Now, as to “affluence”, there are different kinds. Some use a lot of resources, some don’t. Commonly we confuse affluence with wasteful affluence.

    Imagine a man called Jim on $80,000 living in far out suburbs spending two hours a day in traffic in his SUV, working overtime at a job he hates but can’t quit because of the large mortgage, eating burgers from the drivethru and sending out for pizza every day, when he comes home flopping down in front of his plasma screen tv and letting it all wash over him as the airconditioning hums. He is overweight, often sick, tired and miserable. This man is affluent and using a lot of physical and energy resources.

    His cousin Bobbi living in a small apartment in the city with lots of energy efficient appliances and buying in renewable energy, also earning $80,000 but renting and saving some of her money so if she gets tired of her job she can quit and be without work a few months, walking twenty minutes to and from work each day, each dinner made at home from fresh fruit and vegetables, leftovers for lunch, on Tuesday she goes to a sports club and throws a ball around, on Thursday she goes to the sauna and spa and has a massage, on Friday she goes to the theatre, on Saturday to the pub for some live music, on Sunday she has a long bicycle ride with her friends… This woman is affluent and using not many physical and energy resources.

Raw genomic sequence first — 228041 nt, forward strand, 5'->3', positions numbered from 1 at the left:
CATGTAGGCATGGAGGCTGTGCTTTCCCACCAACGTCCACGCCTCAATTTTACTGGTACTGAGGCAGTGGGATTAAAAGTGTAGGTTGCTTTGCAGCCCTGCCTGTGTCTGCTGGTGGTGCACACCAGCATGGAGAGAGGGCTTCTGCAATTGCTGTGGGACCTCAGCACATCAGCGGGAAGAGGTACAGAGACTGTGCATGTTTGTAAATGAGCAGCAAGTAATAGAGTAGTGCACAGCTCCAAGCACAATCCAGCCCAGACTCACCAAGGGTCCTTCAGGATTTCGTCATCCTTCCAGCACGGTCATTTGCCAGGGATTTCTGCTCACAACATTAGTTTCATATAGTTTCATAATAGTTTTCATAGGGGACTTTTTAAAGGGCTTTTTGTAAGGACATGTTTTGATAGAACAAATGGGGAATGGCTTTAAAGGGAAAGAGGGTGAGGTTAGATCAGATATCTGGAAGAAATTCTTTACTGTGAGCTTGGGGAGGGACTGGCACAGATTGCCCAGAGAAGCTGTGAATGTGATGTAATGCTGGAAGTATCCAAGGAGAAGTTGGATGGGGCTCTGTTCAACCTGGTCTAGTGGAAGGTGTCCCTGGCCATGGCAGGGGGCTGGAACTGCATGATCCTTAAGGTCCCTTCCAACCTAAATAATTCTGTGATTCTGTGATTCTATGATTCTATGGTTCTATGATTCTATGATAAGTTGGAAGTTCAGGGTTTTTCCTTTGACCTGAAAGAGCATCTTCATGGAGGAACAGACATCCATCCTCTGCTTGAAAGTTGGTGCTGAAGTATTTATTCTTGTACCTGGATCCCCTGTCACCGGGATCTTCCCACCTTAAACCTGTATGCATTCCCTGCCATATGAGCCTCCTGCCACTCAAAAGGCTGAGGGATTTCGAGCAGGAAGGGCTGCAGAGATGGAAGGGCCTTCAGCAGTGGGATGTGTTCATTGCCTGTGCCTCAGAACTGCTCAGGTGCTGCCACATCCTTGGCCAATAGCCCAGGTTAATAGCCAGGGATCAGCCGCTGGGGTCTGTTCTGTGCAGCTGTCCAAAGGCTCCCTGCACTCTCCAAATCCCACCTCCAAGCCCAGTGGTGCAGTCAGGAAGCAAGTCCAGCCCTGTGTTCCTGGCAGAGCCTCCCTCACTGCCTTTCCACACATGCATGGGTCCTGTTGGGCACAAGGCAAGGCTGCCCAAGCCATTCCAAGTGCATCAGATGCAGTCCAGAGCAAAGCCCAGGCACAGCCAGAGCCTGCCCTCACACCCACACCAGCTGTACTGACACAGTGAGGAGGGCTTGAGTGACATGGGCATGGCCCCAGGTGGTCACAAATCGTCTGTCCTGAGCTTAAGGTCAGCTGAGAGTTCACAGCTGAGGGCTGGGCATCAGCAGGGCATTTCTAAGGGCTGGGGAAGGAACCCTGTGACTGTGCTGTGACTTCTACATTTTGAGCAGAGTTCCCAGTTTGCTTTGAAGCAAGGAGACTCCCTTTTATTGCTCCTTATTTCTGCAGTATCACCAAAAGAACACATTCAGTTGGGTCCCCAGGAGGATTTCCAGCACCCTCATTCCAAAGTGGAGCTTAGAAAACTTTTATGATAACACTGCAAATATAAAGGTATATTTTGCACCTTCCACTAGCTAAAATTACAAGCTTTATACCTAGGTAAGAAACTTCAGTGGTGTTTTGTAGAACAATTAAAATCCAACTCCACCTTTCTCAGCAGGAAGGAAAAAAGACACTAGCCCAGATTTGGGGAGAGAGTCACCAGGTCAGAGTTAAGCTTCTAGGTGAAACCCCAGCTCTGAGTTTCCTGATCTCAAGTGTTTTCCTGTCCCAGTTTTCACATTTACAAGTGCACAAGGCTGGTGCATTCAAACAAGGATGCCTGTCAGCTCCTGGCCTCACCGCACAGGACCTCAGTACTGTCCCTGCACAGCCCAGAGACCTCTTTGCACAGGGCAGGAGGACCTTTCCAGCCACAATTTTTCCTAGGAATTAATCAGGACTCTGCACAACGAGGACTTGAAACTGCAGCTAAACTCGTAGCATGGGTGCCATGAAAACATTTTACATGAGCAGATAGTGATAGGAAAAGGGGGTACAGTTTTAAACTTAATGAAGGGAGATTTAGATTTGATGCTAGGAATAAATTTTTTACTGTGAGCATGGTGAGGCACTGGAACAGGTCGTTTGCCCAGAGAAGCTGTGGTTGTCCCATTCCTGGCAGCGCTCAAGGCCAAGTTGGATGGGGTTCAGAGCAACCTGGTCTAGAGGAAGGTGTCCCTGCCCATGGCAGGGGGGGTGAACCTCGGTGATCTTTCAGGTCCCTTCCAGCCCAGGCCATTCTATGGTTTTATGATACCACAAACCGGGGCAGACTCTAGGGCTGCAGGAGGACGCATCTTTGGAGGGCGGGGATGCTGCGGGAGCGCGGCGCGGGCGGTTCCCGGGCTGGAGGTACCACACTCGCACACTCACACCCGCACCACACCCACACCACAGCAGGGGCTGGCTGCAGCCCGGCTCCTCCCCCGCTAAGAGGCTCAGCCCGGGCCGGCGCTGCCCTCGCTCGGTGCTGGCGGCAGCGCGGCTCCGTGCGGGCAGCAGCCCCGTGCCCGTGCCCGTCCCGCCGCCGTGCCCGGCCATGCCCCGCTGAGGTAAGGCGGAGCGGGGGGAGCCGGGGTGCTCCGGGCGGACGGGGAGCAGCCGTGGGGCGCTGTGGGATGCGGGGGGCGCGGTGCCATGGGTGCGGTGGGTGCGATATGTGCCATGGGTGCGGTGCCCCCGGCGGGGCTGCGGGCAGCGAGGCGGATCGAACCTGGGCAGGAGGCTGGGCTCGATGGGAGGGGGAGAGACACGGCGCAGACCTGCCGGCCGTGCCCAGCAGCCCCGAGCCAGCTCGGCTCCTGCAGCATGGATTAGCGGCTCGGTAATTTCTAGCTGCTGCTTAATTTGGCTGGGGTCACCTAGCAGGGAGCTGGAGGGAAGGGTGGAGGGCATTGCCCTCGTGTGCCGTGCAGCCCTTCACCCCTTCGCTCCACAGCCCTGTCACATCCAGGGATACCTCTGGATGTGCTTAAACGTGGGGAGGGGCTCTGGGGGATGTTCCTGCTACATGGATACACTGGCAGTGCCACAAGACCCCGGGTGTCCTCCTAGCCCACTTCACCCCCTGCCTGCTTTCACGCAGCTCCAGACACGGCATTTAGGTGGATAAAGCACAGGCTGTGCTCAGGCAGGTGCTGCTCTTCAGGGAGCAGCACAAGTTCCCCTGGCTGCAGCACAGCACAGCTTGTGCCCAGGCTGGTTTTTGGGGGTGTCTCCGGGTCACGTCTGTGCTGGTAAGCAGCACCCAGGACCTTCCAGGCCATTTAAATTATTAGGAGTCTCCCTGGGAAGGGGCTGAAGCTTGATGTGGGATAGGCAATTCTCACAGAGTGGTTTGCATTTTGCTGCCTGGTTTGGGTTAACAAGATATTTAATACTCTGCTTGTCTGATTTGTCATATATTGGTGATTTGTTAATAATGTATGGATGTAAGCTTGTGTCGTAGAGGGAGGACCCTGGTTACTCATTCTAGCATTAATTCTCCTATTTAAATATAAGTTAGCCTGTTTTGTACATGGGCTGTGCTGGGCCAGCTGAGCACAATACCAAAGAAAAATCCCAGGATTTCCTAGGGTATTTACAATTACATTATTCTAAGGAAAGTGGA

Why do we confuse “affluence” and “wasteful affluence”? I talk about this in conspicuous giving, conspicuous waste. Essentially we show our status by how we spend our wealth. In earlier times, people showed their wealth by giving it away: “I’m so rich, I can give lots.” Nowadays we do it with waste. “I’m so rich, I can waste.”

    Thus, many more people aspire to something like Jim’s lifestyle than to Bobbi’s. Bobbi’s affluence or something like it could I think be had by all people in the world, even 10 billion of us; Jim’s affluence had by just 1 billion people is destroying the Earth.

    This desire for wasteful affluence also ties into the alienation modern work causes in people, but that’s a discussion for another day; see Erich Fromm’s The Sane Society, etc.